Flange Materials - Materion Now and Next Generation
Materion manufactures ceramic packages designed to house high power transistors that amplify radio frequency (RF) signals. Our packages are used in amplifiers found in base stations for cell phones, broadcast TV and radio. The most popular type of RF power transistor for the commercial cell phone base stations is called Si LDMOS. These transistors are soldered directly onto a Ni and Au plated flange - an Air Cavity Ceramic package. Examples of Air Cavity Ceramic packages manufactured by Materion are shown in Figure 1.
Figure 1: Various ceramic air cavity packages manufactured by Materion. All packages have CuW flanges except for the one on the middle left, which is CPC.
When soldered into a package, the LDMOS transistor chip is surrounded by a metalized ceramic frame. Two or four plated leads are brazed onto the ceramic in order to conduct the input and output signals. The flange is bolted or soldered onto a heatsink which is electrically grounded.
In many respects, the performance of the Air Cavity Ceramic package is controlled by the properties of the flange material (Figure 2). The flange material must simultaneously exhibit this combination of properties:
- High thermal conductivity
- Constrained thermal expansion (ideally to match the CTE of the ceramic)
- High stiffness (to resist bending upon bolt-down)
- Compatibility with braze assembly at 820°C, followed by electroplating with Ni & Au
Figure 2: Flanges prior to brazing into air cavity packages.
The conventional flange material is called “copper tungsten” or CuW. CuW can be thought of as an open-celled, reticulated foam of tungsten that is infiltrated with a continuous phase of high purity copper. The tungsten skeleton constrains thermal expansion, while the copper phase provides good thermal conductivity. CuW is an isotropic composite available in a variety of Cu and W ratios. The composition most commonly used by Materion is 11 wt% Cu + 89 wt % W.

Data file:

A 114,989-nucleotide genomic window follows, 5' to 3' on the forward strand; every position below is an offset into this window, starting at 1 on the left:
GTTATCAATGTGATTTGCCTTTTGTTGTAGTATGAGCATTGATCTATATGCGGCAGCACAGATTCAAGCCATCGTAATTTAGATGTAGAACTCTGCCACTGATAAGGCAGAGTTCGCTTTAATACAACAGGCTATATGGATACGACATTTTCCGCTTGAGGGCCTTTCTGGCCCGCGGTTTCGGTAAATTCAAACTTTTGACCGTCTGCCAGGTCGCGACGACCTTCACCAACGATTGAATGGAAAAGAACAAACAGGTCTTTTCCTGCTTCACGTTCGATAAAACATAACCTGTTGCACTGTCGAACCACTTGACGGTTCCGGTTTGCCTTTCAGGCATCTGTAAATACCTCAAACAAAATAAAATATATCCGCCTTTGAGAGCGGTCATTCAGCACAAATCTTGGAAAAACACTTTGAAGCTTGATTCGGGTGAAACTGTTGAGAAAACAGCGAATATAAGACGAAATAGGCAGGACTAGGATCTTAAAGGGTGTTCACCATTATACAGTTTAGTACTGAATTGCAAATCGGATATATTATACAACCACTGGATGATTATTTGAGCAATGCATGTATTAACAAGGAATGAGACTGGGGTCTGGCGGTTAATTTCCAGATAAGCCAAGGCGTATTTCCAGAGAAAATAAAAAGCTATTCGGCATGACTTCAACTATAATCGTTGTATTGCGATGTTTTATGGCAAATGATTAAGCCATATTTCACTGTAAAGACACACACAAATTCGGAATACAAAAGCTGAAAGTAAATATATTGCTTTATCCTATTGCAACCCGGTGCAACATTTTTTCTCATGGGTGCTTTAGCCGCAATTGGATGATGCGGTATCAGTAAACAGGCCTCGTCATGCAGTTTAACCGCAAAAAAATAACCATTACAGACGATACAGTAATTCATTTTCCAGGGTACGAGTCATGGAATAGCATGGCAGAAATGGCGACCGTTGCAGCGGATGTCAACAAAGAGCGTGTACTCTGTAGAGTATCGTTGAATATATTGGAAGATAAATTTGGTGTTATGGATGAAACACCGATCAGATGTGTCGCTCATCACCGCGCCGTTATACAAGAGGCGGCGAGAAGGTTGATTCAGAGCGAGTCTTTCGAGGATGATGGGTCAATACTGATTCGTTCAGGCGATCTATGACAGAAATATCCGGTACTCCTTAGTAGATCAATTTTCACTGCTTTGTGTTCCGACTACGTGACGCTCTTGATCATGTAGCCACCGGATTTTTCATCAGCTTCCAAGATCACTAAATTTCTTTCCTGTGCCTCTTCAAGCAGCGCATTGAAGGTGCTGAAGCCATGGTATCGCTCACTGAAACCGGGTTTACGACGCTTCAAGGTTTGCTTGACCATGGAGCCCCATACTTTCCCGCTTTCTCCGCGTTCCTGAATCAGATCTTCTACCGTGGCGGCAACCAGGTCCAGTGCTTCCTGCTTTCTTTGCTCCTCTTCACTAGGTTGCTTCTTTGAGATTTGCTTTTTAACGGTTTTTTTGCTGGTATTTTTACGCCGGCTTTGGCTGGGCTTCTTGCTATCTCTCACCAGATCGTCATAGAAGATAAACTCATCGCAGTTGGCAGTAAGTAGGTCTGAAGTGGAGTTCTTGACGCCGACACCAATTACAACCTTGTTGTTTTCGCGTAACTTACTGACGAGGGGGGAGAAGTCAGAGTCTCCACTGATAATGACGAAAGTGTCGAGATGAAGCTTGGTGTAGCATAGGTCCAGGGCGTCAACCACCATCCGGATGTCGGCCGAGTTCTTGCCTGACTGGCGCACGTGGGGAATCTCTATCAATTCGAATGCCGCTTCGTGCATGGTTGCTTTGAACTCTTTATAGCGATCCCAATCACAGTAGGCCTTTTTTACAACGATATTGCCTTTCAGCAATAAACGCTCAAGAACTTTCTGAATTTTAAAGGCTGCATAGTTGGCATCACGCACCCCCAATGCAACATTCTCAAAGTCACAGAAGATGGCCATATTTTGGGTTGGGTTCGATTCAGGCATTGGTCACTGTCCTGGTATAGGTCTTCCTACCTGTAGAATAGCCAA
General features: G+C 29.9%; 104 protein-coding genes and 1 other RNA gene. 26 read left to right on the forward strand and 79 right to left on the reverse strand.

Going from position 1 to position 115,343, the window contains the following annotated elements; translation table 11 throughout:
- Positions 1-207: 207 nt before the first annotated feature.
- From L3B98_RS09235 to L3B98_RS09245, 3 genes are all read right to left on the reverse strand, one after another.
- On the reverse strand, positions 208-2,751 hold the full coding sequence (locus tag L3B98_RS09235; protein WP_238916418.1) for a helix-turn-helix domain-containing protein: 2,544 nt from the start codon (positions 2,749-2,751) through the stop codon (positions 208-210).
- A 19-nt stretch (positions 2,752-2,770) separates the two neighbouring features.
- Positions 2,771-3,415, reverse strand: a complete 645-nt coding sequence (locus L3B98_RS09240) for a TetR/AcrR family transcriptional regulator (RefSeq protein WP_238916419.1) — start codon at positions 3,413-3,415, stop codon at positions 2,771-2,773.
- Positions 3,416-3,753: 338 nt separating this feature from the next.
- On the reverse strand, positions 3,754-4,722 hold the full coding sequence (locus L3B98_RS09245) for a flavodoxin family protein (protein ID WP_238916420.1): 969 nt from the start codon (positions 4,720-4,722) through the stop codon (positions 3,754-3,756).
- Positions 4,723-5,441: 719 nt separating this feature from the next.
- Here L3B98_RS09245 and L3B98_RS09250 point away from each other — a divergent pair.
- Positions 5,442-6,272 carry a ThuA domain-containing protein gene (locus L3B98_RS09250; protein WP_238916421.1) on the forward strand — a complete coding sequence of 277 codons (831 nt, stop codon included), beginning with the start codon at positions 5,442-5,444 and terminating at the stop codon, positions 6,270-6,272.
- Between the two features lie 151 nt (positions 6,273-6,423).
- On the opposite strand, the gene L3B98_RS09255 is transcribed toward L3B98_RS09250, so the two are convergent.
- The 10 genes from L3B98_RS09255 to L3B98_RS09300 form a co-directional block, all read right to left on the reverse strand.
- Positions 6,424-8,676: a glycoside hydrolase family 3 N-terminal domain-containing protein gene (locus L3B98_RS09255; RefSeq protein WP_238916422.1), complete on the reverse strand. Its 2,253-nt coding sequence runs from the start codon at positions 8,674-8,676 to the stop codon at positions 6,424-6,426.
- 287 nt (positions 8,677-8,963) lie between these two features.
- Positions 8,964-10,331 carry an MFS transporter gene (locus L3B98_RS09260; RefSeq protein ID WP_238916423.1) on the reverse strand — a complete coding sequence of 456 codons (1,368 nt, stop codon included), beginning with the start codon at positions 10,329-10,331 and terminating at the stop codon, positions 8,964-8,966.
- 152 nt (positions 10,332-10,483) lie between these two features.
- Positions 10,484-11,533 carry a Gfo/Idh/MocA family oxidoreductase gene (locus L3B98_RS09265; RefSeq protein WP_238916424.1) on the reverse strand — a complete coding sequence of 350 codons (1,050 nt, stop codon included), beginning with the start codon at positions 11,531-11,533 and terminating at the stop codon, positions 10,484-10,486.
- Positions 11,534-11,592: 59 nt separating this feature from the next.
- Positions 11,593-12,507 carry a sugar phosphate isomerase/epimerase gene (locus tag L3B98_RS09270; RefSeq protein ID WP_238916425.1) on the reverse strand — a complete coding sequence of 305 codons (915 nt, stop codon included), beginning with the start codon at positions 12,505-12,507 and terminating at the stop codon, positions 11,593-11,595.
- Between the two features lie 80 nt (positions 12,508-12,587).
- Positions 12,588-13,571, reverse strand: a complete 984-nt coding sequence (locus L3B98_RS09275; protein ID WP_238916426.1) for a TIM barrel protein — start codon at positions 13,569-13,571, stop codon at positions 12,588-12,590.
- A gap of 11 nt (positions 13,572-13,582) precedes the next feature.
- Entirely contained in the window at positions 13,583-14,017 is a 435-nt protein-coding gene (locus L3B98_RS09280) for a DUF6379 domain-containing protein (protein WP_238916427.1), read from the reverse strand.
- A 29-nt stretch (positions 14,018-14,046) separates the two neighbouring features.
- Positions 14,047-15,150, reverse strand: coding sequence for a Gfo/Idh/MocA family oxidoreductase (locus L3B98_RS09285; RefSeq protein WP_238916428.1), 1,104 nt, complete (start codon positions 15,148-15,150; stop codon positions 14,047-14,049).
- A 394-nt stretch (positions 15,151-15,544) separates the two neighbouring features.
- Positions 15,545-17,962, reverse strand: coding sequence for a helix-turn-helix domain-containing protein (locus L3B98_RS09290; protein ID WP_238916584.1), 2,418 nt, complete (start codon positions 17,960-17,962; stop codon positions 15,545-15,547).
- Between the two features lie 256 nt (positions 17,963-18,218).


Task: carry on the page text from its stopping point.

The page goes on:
Since the historical trend in LDMOS industry is to further increase the power output of the transistor, the industry has demanded flange materials with greater thermal conductivity. About 12 years ago, a flange material called “CPC” was introduced. CPC can be thought of as a sandwich of two copper layers flanking a core of CuMo. CPC offers two advantages over CuW, namely a higher thermal conductivity and the ability to be stamped, thereby reducing the machining cost. CPC is made by hot rolling layers of Cu onto the CuMo core. When the flange is heated to 820°C during braze assembly, the Cu layers exhibit grain growth due to the stress applied to the copper during hot rolling (Figure 1).
The next generation of RF power transistors will be made with a new semiconductor material called gallium nitride (GaN). GaN power transistors can also be soldered onto an electrically grounded flange. However, GaN transitors have the potential to deliver power two to three times that of Si LDMOS transistors. Theoretically, one GaN transitor could replace two Si transistors, thereby reducing the size, weight and part count in an RF amplifier. However, before such a 2 for 1 substitution can be achieved, GaN transitor manufacturers are requesting a flange material with thermal conductivity higher than that of CPC, while still retaining the desired properties of constrained CTE, high stiffness and braze/plating compatibility. Unless such a superior flange material is invented and commercialized, GaN RF transistors will not realize their full potential for high power. Materion is working to develop a next generation flange material tailored for the demanding requirements of the new GaN industry.
If you have any questions about flanges or any of Materion’s full line of high performance RF and microwave packages, please contact: Richard.Koba@materion.com .